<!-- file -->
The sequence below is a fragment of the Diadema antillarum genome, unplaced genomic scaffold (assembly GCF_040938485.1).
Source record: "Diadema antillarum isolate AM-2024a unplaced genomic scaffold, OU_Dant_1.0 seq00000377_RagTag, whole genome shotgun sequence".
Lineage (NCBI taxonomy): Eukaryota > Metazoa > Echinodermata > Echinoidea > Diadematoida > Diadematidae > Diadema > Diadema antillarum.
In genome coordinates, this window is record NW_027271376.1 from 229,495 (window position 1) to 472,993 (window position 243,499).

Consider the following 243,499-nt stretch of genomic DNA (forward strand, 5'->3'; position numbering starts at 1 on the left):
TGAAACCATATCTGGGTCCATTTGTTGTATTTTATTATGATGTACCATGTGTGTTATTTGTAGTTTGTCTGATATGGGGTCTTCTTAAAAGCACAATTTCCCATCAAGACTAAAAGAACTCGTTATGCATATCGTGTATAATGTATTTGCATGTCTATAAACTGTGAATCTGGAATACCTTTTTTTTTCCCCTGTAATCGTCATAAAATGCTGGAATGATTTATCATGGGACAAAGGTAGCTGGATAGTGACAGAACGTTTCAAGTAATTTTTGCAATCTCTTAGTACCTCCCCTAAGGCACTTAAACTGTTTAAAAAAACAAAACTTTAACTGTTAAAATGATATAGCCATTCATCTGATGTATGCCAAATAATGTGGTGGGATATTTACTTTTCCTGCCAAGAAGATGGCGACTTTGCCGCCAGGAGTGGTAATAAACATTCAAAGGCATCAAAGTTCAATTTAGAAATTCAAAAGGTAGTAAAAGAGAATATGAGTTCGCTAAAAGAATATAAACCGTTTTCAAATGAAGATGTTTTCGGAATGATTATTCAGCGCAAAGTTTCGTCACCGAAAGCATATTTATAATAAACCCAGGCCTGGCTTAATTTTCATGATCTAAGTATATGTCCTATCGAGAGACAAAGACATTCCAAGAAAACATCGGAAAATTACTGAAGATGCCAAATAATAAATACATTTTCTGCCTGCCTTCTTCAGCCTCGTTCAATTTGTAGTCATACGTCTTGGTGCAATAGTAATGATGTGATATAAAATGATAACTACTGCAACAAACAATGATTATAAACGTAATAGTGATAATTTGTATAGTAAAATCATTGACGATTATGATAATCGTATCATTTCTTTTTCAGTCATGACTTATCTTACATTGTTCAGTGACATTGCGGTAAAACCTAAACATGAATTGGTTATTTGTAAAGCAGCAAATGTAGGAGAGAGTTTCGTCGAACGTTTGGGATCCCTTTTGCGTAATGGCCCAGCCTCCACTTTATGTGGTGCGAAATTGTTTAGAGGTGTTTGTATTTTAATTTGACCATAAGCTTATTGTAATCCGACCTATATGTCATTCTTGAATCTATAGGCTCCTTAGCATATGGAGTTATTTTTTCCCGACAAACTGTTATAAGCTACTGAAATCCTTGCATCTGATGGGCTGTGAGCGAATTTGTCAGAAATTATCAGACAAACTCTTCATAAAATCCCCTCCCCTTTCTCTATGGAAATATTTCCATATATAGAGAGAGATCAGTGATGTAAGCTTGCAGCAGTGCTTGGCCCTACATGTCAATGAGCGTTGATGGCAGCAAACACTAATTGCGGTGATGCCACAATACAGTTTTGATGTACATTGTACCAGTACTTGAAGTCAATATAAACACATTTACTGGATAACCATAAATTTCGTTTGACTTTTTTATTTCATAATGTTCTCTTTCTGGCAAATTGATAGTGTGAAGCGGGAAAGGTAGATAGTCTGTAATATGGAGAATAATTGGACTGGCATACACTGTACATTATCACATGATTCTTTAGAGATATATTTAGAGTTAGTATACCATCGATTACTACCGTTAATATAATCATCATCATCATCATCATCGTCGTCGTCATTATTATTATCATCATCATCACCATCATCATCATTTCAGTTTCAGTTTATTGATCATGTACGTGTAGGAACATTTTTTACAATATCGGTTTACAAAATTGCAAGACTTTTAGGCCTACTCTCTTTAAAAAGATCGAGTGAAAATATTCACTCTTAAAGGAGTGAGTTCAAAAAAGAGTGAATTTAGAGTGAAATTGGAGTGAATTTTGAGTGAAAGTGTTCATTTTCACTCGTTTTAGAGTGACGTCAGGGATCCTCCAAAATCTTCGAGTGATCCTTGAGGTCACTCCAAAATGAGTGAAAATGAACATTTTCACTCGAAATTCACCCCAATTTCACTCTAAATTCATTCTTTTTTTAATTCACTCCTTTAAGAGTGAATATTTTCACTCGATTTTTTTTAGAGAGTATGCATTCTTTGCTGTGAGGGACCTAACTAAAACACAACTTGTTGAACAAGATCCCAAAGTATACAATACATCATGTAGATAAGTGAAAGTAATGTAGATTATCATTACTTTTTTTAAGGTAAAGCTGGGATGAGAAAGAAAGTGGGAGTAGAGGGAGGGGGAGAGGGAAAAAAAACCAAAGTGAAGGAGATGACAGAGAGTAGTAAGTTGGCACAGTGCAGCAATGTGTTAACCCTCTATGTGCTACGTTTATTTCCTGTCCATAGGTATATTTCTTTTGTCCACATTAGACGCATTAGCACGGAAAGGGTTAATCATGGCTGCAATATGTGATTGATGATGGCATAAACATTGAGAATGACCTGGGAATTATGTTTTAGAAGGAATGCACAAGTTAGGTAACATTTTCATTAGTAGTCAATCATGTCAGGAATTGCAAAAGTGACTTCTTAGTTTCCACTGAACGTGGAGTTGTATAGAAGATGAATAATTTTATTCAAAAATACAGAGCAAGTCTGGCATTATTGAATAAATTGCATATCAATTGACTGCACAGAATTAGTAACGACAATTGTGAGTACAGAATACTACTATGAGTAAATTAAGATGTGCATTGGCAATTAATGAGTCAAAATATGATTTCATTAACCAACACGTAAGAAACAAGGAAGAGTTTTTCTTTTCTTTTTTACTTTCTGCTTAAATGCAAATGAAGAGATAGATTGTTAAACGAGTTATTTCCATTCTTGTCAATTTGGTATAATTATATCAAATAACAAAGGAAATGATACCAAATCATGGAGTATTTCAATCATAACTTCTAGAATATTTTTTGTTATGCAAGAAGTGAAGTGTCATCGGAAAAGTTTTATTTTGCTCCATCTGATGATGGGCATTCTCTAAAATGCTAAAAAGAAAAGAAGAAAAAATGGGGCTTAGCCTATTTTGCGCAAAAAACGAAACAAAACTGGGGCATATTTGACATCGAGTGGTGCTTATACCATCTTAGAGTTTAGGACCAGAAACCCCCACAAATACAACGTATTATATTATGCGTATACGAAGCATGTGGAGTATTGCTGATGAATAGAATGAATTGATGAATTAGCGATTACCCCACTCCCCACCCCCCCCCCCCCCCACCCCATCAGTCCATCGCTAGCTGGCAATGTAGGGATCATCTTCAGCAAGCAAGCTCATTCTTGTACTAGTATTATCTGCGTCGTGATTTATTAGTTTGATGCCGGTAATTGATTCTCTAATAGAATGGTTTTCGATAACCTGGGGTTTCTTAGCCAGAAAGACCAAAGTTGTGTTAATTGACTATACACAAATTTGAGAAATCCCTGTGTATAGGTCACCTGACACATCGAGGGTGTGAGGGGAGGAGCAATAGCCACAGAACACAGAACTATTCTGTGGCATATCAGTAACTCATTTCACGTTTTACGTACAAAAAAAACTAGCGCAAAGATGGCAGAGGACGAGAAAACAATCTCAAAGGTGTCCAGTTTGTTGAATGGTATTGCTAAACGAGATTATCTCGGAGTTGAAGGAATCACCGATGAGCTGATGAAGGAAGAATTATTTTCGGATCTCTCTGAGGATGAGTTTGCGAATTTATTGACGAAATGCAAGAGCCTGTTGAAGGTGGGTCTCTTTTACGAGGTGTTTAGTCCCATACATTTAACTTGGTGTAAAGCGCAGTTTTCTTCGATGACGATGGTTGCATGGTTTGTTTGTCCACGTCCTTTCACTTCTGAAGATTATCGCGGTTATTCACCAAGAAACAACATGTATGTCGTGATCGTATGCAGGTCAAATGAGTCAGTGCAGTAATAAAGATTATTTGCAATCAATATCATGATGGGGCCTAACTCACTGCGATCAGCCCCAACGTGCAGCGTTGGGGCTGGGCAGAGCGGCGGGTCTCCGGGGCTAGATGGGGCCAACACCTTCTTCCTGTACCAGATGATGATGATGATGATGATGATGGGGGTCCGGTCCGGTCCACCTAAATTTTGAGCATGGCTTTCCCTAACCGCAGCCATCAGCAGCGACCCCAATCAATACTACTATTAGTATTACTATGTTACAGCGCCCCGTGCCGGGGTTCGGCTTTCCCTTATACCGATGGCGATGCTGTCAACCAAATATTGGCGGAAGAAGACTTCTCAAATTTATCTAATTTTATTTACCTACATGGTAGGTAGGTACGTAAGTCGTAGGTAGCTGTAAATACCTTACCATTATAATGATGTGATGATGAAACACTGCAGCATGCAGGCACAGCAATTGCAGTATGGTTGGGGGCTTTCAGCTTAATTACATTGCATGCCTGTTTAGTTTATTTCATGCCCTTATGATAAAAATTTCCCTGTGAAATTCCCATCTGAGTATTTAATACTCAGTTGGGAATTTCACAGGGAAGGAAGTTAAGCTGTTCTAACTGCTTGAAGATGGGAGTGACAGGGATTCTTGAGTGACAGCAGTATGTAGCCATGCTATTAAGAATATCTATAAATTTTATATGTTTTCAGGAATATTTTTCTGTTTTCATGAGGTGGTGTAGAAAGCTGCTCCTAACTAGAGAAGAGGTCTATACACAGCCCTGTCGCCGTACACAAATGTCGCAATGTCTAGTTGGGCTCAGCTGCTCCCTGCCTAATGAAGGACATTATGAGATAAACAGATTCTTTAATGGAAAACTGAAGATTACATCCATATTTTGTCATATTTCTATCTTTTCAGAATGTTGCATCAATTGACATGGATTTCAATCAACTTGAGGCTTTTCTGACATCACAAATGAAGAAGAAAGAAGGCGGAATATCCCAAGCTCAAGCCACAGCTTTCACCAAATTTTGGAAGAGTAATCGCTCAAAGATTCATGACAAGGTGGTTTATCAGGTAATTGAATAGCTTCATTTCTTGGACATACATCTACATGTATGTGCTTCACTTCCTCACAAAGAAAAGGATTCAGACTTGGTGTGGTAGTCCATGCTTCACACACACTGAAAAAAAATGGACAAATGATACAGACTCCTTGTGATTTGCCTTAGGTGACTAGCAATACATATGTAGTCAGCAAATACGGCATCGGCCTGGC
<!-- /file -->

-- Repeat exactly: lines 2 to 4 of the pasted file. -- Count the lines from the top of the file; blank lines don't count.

Source record: "Diadema antillarum isolate AM-2024a unplaced genomic scaffold, OU_Dant_1.0 seq00000377_RagTag, whole genome shotgun sequence".
Lineage (NCBI taxonomy): Eukaryota > Metazoa > Echinodermata > Echinoidea > Diadematoida > Diadematidae > Diadema > Diadema antillarum.
In genome coordinates, this window is record NW_027271376.1 from 229,495 (window position 1) to 472,993 (window position 243,499).